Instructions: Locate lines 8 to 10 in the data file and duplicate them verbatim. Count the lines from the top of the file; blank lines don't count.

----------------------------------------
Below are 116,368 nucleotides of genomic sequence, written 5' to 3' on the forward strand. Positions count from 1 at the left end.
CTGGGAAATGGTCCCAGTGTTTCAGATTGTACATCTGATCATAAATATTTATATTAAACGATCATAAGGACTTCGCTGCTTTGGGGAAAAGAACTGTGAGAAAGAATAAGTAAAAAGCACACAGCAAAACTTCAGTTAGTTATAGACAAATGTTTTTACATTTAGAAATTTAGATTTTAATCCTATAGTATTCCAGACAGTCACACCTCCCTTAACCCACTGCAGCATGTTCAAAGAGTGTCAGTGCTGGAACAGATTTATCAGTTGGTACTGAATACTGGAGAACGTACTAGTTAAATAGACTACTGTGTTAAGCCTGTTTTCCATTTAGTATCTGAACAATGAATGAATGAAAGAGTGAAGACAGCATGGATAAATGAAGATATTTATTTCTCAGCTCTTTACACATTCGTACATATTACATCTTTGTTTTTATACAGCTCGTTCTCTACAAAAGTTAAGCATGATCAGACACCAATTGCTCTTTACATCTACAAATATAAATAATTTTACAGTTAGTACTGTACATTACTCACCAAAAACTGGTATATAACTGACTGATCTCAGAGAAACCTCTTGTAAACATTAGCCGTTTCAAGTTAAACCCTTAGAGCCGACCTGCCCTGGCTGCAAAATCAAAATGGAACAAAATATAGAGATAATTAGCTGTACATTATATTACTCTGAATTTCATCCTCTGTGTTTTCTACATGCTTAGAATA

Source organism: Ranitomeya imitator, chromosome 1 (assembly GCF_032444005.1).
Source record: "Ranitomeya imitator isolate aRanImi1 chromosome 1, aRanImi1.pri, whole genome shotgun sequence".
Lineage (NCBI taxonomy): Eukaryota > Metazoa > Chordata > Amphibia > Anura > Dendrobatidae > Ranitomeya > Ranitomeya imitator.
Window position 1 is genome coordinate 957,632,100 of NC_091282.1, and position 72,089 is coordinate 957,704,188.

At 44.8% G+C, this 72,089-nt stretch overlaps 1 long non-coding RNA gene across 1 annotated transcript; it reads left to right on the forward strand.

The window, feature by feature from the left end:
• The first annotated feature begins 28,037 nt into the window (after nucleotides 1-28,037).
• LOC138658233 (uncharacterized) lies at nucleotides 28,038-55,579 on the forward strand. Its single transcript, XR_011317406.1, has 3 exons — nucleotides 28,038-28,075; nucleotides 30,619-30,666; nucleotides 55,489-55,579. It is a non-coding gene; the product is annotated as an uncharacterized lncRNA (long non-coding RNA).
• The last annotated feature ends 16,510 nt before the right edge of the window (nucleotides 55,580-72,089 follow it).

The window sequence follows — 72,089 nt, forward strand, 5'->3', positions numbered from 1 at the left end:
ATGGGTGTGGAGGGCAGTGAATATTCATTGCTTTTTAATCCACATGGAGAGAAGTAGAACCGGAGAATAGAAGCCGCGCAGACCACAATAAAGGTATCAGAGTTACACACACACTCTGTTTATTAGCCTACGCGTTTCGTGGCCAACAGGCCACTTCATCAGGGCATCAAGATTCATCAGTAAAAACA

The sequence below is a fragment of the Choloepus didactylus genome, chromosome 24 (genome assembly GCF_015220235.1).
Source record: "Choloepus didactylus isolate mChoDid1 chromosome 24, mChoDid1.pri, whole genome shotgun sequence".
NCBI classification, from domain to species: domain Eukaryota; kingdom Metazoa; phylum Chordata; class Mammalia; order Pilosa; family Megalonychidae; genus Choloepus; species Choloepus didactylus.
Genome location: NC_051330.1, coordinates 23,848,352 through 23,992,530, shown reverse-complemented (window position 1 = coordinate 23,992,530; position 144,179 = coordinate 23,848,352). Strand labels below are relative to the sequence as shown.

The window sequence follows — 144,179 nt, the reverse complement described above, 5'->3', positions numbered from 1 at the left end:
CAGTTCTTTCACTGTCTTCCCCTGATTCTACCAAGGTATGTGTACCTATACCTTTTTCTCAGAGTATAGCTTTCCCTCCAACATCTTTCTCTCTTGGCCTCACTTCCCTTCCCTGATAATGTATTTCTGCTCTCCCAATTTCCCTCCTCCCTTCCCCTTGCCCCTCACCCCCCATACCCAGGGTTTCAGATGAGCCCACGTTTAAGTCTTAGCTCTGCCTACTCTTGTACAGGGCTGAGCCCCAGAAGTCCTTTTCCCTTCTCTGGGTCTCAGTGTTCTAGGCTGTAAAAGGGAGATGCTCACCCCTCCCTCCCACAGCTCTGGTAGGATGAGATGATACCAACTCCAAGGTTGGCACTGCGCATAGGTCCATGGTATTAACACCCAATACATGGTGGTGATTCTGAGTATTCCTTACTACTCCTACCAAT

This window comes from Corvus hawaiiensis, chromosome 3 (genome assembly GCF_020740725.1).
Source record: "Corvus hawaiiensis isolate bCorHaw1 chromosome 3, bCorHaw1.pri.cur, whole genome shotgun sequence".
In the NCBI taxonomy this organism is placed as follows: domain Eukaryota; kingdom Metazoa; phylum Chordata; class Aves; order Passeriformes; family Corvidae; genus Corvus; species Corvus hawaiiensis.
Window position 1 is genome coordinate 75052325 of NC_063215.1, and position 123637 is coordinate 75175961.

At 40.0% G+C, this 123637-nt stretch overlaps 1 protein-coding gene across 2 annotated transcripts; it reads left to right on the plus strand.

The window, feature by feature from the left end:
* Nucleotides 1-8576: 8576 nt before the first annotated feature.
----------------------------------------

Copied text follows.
The window, feature by feature from the left end:
• The first annotated feature begins 28,037 nt into the window (after nucleotides 1-28,037).
• LOC138658233 (uncharacterized) lies at nucleotides 28,038-55,579 on the forward strand. Its single transcript, XR_011317406.1, has 3 exons — nucleotides 28,038-28,075; nucleotides 30,619-30,666; nucleotides 55,489-55,579. It is a non-coding gene; the product is annotated as an uncharacterized lncRNA (long non-coding RNA).